Blog Team Design Prototypes Why Continuous Authentication
Concept Research Questions Methodology Findings

Coffee Shop

Concept

Continuing the investigation into physical stores and POS experiences, we spent a sprint or two on high volume commodity purchases in grocery stores and fast food restaurants. We kicked off the sprint with an observational study of 15 different cafes around Pittsburgh and interviewed cashiers and managers. We then prototyped a number of different interactions for how a customer could authenticate at the point-of-sale. These methods included saying your name, taping the phone like NFC, typing in a PIN, or using facial recognition with various styles to authenticate at the point-of-sale.

However, we maintained the constraint that the merchant should not have to buy new hardware, and stuck to a tablet at the technology available at the counter. The general finding overall was that credit cards work very well as an identifier and authenticator in stores, and Continuous Authentication will almost certainly be more practical online for a number of years before it makes sense in a physical store.

3 attributes

Business value to Mastercard

We chose high-volume commodity purchases, "top-of-wallet" buys. People have to buy boring things all the time: gas, toilet paper, fast food. And when they do, they use the first card in their wallet without thinking about it. Since a significant portion of Mastercard's revenue is from transaction fees, this is a meaty area for them.

Opportunity for Continuous Authentication (CA) to enhance the Customer Experience

Some of the benefits Continuous Authentication can provide are reduced fraud, potential for higher volume, speed of transaction increase, better UX, increased brand loyalty, etc.

Social friction

As mentioned earlier, we want to have a cohesive experience for both customers that are using a CA system, and 'legacy' customers. Our design should reduce awkwardness, hassle and a sense of division between people, either cashiers and customers, or peer-to-peer.

We began thinking of the experience a regular customer of an establishment has, let's use a bar as an example. Once finished with their food or drink, they turn to the bartender, say "put this on my tab", and leave. The payment is handled by the establishment. It's an elegant and hassle-free experience. Can Continuous Authentication bring that kind of experience to anyone?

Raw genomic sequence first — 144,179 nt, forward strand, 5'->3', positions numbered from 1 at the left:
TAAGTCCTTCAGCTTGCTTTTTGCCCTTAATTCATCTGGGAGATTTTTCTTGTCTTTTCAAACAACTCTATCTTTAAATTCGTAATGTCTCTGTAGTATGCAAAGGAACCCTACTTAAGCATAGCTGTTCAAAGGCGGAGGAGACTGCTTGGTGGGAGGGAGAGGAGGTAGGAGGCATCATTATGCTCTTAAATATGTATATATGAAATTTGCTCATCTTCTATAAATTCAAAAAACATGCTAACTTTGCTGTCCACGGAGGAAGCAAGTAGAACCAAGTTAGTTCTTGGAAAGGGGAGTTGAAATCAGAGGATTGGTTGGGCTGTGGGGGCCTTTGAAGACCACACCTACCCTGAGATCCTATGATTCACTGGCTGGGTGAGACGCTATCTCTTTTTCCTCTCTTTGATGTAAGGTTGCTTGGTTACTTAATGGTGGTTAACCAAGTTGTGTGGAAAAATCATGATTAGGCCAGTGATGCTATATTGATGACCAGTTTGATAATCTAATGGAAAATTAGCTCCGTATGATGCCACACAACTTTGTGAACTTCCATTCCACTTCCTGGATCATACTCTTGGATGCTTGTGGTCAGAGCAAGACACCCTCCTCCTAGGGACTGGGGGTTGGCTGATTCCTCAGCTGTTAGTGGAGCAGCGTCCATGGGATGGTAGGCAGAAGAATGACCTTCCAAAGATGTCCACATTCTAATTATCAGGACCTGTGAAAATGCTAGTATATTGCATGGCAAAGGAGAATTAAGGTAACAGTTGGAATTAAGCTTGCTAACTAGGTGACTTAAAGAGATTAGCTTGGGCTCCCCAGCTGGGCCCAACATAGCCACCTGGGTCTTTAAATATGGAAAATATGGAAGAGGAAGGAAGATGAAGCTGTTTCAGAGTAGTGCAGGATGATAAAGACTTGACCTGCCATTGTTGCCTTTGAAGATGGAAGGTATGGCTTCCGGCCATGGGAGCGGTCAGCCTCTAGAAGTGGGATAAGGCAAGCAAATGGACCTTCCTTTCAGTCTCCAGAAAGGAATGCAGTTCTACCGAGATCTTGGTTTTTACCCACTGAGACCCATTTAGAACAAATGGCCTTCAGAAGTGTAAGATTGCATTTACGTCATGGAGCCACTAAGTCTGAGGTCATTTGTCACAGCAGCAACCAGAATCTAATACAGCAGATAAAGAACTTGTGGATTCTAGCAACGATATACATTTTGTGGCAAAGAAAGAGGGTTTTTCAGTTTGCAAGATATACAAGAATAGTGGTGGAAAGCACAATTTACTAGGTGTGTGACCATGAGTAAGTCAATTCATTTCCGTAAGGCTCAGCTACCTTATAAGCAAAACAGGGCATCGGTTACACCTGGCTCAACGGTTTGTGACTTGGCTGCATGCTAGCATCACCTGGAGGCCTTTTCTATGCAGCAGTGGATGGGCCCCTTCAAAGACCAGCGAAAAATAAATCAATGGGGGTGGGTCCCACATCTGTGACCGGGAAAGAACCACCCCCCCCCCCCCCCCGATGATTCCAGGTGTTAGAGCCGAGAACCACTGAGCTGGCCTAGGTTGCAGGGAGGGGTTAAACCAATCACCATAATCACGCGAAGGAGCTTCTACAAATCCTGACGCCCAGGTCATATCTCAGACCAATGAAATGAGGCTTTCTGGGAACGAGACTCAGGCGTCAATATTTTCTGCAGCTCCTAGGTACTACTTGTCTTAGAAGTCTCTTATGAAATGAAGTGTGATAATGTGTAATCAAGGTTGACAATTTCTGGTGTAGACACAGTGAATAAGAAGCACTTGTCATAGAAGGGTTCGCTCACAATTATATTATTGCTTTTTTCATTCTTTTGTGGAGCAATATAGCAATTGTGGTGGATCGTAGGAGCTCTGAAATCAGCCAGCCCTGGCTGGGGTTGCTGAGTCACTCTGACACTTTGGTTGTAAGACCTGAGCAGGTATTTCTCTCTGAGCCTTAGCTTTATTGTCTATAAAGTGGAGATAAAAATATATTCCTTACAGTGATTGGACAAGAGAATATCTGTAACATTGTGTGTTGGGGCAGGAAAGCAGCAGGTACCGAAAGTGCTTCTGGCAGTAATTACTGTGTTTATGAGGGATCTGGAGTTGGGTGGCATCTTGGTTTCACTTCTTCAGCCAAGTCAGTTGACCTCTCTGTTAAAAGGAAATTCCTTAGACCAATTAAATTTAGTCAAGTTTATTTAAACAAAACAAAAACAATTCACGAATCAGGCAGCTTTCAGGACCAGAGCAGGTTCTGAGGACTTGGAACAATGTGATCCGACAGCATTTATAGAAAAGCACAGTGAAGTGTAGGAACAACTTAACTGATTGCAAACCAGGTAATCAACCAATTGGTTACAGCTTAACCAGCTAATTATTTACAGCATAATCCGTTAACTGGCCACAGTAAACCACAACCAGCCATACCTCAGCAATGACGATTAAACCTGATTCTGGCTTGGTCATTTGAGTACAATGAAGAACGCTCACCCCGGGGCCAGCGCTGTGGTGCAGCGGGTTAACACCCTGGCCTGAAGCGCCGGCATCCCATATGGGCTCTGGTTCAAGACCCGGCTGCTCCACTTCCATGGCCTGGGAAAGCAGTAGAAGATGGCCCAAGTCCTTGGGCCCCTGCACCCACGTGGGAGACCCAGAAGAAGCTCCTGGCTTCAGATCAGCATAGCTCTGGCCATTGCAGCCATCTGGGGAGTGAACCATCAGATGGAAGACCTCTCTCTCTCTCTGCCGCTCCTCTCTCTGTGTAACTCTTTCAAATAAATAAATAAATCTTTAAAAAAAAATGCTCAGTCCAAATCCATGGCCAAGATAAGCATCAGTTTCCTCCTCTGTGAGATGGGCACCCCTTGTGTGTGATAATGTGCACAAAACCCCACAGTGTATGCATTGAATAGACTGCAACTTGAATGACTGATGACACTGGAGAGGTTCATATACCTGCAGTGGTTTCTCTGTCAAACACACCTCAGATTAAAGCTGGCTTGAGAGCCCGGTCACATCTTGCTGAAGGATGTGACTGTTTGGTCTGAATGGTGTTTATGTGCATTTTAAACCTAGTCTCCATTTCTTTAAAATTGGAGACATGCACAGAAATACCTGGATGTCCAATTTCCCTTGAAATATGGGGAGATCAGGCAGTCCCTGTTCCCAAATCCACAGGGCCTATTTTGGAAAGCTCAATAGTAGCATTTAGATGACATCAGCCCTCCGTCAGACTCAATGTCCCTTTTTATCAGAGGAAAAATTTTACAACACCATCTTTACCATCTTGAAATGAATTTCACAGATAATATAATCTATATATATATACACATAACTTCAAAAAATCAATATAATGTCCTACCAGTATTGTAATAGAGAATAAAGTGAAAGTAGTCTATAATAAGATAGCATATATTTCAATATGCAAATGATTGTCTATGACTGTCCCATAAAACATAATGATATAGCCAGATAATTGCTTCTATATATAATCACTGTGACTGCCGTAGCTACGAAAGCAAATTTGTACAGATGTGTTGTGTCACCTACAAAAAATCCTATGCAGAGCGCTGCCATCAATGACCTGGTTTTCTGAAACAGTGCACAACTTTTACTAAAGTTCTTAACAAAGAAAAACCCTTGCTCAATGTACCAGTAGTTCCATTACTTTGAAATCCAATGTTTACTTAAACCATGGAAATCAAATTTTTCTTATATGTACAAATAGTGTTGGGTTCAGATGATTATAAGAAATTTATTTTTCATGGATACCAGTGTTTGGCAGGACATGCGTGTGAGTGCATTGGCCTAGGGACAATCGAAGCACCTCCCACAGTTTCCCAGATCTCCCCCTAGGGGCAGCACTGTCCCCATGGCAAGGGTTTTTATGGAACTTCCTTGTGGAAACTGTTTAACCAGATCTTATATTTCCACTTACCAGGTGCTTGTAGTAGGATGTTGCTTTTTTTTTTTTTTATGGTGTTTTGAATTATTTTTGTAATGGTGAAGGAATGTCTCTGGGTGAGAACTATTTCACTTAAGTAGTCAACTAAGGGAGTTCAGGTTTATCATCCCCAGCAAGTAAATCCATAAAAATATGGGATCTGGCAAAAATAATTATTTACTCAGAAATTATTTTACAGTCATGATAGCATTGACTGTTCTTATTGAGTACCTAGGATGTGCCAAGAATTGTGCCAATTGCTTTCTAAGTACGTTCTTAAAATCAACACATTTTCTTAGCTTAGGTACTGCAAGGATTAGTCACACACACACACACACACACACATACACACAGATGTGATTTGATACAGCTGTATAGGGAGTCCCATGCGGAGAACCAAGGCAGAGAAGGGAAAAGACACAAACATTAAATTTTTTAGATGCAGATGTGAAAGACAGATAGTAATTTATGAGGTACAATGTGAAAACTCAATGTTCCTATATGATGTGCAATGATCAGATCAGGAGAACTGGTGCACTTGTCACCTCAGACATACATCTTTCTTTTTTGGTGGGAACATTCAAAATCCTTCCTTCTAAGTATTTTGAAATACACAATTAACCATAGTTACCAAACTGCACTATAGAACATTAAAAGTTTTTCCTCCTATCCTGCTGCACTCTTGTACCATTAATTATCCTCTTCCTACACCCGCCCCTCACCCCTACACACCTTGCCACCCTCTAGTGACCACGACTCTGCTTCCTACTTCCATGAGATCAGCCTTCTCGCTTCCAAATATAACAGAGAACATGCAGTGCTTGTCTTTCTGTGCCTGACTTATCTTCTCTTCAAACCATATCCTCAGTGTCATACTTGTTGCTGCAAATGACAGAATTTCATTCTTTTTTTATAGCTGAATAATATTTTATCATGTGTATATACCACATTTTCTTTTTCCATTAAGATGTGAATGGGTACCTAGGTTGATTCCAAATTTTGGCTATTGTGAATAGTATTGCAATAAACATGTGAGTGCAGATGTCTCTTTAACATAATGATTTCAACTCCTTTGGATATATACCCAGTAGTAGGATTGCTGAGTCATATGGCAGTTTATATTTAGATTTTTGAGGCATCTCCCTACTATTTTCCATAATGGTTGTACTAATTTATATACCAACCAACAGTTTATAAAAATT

Research Questions

  • In a brick-and-mortar store, how can you identify the next customer in queue?
  • What's the preferred step-up experience in a physical store?
  • Can Continuous Authentication work currently without buying new POS hardware?
  • Who can loyalty and pre-order apps (Starbucks) but used with Continuous Authentication?
  • With Continuous Authentication, how can the payment experience disappear without startling customers?

Methodology

Users were primed on the concept of Continuous Authentication by reading a fake TechCrunch article we provided to them beforehand.

[ link to fake Tech Crunch page ]

Experience Trumps Speed

In physical spaces, Continuous Authentication is not necessarily faster, but it can make the payment experience disappear

1. Onboarding

How does the person get in the system/sign up for the service? (Bank app, Apple Pay, Mastercard app)

2. Enter store

How does the merchant know you are inside the store?

3. Item Order

How is this assigned to your account?

4. Checkout

How does the merchant know your identity to make sure your order is charged to your account?


Findings

01.Users share devices and Continuous Authentication systems need to account for that

"The app would be cool with a family account… I give her a maximum [budget], and it's secure. And if it had a receipt, I could monitor my daughter's buys at Starbucks"

02.Users feel secure for different reasons

"I liked PIN and phone tap because it's more like how it works today."

"Phone tap is the most invasive since it might collect a lot of information without my awareness"

03.Falling back to an existing authentication method is comforting to users, and enhances the experience as it reinforces their current mental model

"I liked PIN and phone tap because it's more like how it works today."

04.Mixed reactions to facial data being collected

"Weird to have the store take a photo of me."

"It scares me when I see my face on screen."

05.Merchants will require significant investment in POS technology to make Continuous Authentication in stores a reality


Observational study findings

1. Speed is a priority for merchants

2. Speed is the only/main hindrance during the payment process.

3. Cashiers don't have a preference over cash, cards or apple pay

4. Thinking about what to order takes the longest in the whole checkout process.